The Mercurius philosophicus (philosophical Mercury) is routinely described in contradictory terms, for it is a unification of opposites. For example, dry water (aqua sicca), water not wetting the hands (aqua manus non madefaciens), etc. (Jung, Sp. Merc. 207).
All the elements are united in Hermes. His connection with the Fool is shown by his many associations with Air. Hermes was originally a wind god; he travels through the air and corresponds to Thoth, who makes souls breath. In its most basic sense, spiritus is moving air. He is also connected with the element Earth, since he represents the Spiritus Mundi (Spirit of the Earth), the interpenetration of spirit and matter. Most importantly, he is the fiery water and the watery fire. (Jung, Sp. Merc. 212-3, 215-9)
The cock which accompanies the herald is taken to be a symbol of vigilance, since it heralds the coming of dawn. Likewise Hermes is the God who puts people to sleep and wakes them at dawn, and so he is called the Light Bringer (Phosphoros, Lucifer), as is the cock. (Hermes brings both obscurity and illumination, dreams and clarity.) Finally, we must not forget that the cock is a sexual symbol (hence the slang), due to his aggressiveness and eagerness to mate. (See Biedermann 288; Stassinopoulos 197) Hermes' erection recalls his most common representation: the ithyphallic herms that stood outside almost every Athenian home. Mercury is the spiritus vegetativus, a nature deity who is closely associated and sometimes identical with Venus (Jung, Sp. Merc. 195-6, 202, 215-6, 226).
As the Light Bringer (Phosphoros, Lucifer), a morning star (Stella Matutina), Mercury is not himself the light, but heralds the dawning of self-knowledge, the cognitio matutina. Alchemically, he brings the Sunlight to Earth - the Mercury (Spirit) joining the Sulphur (Soul) to the Salt (Body) (Pernety 108). His alter ego, Venus, is also called Stella Matutina and Lucifer. As evening stars (Stellae Verspertinae), with the assistance of Cupid (their son by some accounts), they herald the descent back into the cognitio vespertina, the world of sense and natural consciousness (see VI.Love). So the cycle continues. (Jung, Sp. Merc. 247-8)
Hermes is often shown wearing the petasos, which is nearly identical to the hat worn by the Magician in many Tarot decks. Moakley (63, 113) claims that red is the characteristic color of the Carnival King and of the Baggatino (Little Juggler) of commedia dell'arte, and it is still the color of the Magician in most Tarot decks, as it was in the earliest (e.g. Visconti-Sforza, c.1450). In these decks the Magician also wears some green, a color associated with Venus and Mercury (Jung, Sp. Merc. 226).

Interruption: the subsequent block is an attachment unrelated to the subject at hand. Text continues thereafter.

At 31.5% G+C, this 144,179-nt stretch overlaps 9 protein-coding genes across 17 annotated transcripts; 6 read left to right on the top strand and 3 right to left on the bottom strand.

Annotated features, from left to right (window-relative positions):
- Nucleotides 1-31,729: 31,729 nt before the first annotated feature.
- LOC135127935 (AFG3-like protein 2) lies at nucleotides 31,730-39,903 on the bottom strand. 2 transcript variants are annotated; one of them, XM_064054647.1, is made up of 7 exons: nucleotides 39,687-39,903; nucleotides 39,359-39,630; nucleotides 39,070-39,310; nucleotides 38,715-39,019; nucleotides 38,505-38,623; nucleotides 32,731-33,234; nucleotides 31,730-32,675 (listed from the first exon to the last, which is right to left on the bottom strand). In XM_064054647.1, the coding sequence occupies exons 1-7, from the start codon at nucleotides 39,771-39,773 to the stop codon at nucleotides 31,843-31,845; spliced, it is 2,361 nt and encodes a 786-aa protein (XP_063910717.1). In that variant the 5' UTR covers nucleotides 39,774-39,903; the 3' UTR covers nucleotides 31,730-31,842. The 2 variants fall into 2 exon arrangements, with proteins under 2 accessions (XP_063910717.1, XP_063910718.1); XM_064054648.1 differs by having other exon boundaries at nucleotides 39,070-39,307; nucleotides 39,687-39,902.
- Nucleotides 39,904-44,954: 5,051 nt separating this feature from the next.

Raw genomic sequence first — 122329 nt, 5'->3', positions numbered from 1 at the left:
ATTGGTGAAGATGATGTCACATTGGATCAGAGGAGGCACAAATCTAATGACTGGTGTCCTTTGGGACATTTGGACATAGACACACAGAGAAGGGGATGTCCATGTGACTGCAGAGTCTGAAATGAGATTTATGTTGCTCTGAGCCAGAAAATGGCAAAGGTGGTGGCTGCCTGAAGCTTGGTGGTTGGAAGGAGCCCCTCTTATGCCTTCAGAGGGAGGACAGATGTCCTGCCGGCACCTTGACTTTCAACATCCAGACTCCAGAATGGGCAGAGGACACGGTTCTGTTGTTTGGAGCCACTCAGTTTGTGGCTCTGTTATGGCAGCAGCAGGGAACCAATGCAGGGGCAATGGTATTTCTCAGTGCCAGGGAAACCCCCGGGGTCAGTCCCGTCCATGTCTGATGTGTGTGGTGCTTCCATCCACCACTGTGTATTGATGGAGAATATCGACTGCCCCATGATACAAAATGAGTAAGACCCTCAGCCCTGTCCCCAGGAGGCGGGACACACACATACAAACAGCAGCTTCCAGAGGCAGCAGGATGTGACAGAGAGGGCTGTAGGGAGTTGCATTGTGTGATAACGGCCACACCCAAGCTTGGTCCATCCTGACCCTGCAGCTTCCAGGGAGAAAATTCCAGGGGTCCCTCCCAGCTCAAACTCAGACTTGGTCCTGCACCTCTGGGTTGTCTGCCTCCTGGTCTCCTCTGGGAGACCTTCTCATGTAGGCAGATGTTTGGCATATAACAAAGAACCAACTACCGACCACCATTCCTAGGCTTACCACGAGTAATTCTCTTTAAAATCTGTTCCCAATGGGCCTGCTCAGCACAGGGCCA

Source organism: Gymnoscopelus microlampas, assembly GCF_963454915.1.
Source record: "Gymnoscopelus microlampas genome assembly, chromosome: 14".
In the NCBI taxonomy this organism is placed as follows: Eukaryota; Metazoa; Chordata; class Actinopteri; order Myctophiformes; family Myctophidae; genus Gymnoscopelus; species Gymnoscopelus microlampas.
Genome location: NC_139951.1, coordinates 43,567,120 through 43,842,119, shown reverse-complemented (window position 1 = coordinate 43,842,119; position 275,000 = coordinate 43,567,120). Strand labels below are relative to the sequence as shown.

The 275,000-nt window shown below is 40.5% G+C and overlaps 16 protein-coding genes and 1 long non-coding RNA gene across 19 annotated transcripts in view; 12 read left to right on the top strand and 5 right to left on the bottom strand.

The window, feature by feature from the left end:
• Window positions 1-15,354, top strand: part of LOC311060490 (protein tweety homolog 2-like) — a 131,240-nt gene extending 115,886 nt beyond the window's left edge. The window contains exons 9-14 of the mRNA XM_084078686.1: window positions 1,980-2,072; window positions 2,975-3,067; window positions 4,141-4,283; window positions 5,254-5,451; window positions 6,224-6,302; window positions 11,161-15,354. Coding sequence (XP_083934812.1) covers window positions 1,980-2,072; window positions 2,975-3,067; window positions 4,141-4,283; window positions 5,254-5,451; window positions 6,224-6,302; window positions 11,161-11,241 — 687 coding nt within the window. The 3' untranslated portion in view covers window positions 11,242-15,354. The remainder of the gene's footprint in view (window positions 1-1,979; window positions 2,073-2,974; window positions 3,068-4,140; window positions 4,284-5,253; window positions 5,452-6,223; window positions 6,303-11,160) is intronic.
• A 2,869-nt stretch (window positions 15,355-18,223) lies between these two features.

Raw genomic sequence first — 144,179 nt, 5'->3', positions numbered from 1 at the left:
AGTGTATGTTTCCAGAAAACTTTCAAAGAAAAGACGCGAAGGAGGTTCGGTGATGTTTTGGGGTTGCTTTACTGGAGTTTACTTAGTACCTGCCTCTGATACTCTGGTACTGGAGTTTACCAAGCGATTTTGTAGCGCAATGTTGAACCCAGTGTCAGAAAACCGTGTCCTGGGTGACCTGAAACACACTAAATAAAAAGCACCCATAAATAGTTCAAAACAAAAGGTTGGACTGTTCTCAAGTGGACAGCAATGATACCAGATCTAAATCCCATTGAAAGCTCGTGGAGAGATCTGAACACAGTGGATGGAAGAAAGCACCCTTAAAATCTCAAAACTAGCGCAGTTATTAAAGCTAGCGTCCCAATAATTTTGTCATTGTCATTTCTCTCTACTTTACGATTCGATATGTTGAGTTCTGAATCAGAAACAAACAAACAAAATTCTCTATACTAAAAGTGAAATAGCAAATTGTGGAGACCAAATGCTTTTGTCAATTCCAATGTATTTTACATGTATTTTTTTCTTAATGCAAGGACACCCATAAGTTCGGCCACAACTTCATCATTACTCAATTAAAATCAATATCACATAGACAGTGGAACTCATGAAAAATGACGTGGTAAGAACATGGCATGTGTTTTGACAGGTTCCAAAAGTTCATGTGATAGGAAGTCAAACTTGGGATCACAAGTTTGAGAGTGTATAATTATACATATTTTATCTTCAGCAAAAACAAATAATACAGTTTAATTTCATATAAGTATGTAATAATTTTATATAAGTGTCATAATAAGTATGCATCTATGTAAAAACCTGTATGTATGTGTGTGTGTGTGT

The Magician, dressed in red, is the natural enemy of the Idiot, who will dress in white at the end of the Saturnalia (Moakley 115), in well-known alchemical symbolism. For example, Rulandus, in his Lexicon of Alchemy (1612), says of Mercury that, "When he conquers, he is white; when overcome, he is red." Thus when the Magician has triumphed and his purification is complete, he will throw off his red cloak and show himself in white robe of innocence and purity. Similarly, Case (32, 43) explains that the red cloak represents "desire, passion and activity," which the Magician can take up or put aside at will; his white robe represents "the light of perfect wisdom," which always underlies his actions.
The manuscripts of the Calendar of 354 differ with regard to the spots showing on the dice. Therefore I've shown (1) snake eyes (two aces), the throw I've tentatively associated with the Magician; (2) two caters (fours), since Hermes was born on the fourth day of the fourth month, and the number four is sacred to him; (3) two sinks (fives), because 55 represents the totality of the decad and thus the cosmos: 55 = 1 + 2 + ... + 9 + 10. The Magician's two extended fingers, which match the snake eyes, show that he has been chosen by lot to be the King of the Saturnalia. Thus, he is reborn as Hermes (4, 4) and for the duration of the Saturnalia he governs the cosmos (55). (For what it's worth, in the Water Hexactys, two caters corresponds to the Star, the Lady of Necessity, and two sinks corresponds to the Judgement; in the Fire Hexactys, two caters corresponds to the Wheel, the Lady of Chance, and two sinks corresponds to the Tower.)
The pyrgos (Greek "tower") or turricula (Latin "little tower"), which is shown in the Calendar of 354, is a dice cup in the shape of a tower with steps; it's a miniature of the tower in the Tower trump (Salzman 74; Guhl & Koner 270; Koller s.v. fritillus, a synonymous Latin term).
The Magician corresponds to Saturn (Cronos) as well as Hermes, for the two are closely related. Sometimes Saturn is Mercurius Senex (Mercury Senior); other times Mercurius Iuvenis (Mercury Junior) is Saturn's son. Like Mercury, Saturn may be a hermaphrodite and a unification of opposites. In alchemy both Mercury and Saturn may be the red and green lions, and they both represent the prima materia. Both are the Mediator, who is responsible for transforming evil into good. (Jung, Sp. Merc. 226-8, 235)
The Saturnalia and the Carnival last seven days (Dec. 17-23), each ruled by a planet. The last day, Saturn's day, is ruled by Saturnus Lucifer, who heralds the coming light of self-knowledge, cognitio matutina (morning consciousness), which arrives on the Sun's day (Jung, Sp. Merc. 248-50).
The character of the Magician is given by the numerical value of ERMHS O AKAKHTA QEOS (Hermes Ho Akaketa Theos, The Gracious God Hermes) = 1058, which reduces to 8-5+0-1 = 2. The correspondence with Saturn is shwon by the numerical value of KRONOS OURANIDHS O QEOS (Kronos Ouranides Ho Theos, The God Kronos, son of Ouranos) = 1707, which reduces to 7-0+7-1-11 = 2. Both show the Magician to have the character of the Dyad, which, for the Pythagoreans, represents action directed toward an end, which gives purpose to the Monad (0.Idiot), a principle of initiative, impulse, change and contradiction. (TA 8-9, 11; see also the meaning of Beta, above, and the discussion of the Twos in the Minor Arcana)
Further evidence of the correspondence of the Magician and Saturn: The Fool corresponds to the primordial Chaos, and the Lord and Lady of Chance (1.Magician and 10.Fortune) correspond to the first divine couple, Saturn and Rhea, who ruled in the Golden Age. They are the Yang and Yin that come from the Tao and beget the gods of the First Ogdoad (the Personal Triumphs), corresponding to the eight trigrams. Conversely, the Second Ogdoad (the Universal Triumphs) progresses into a new Golden Age, ruled again by Cronos and Rhea, but now in their roles as Lord and Lady of Necessity (11.Time and the 16.Star). They reunite into the hermaphroditic Cosmos (21), that is, the Yang and Yin reunite in the Tao. This will be explained more fully when those cards are discussed.
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Last updated Mon Jun 7 16:17:37 EDT 1999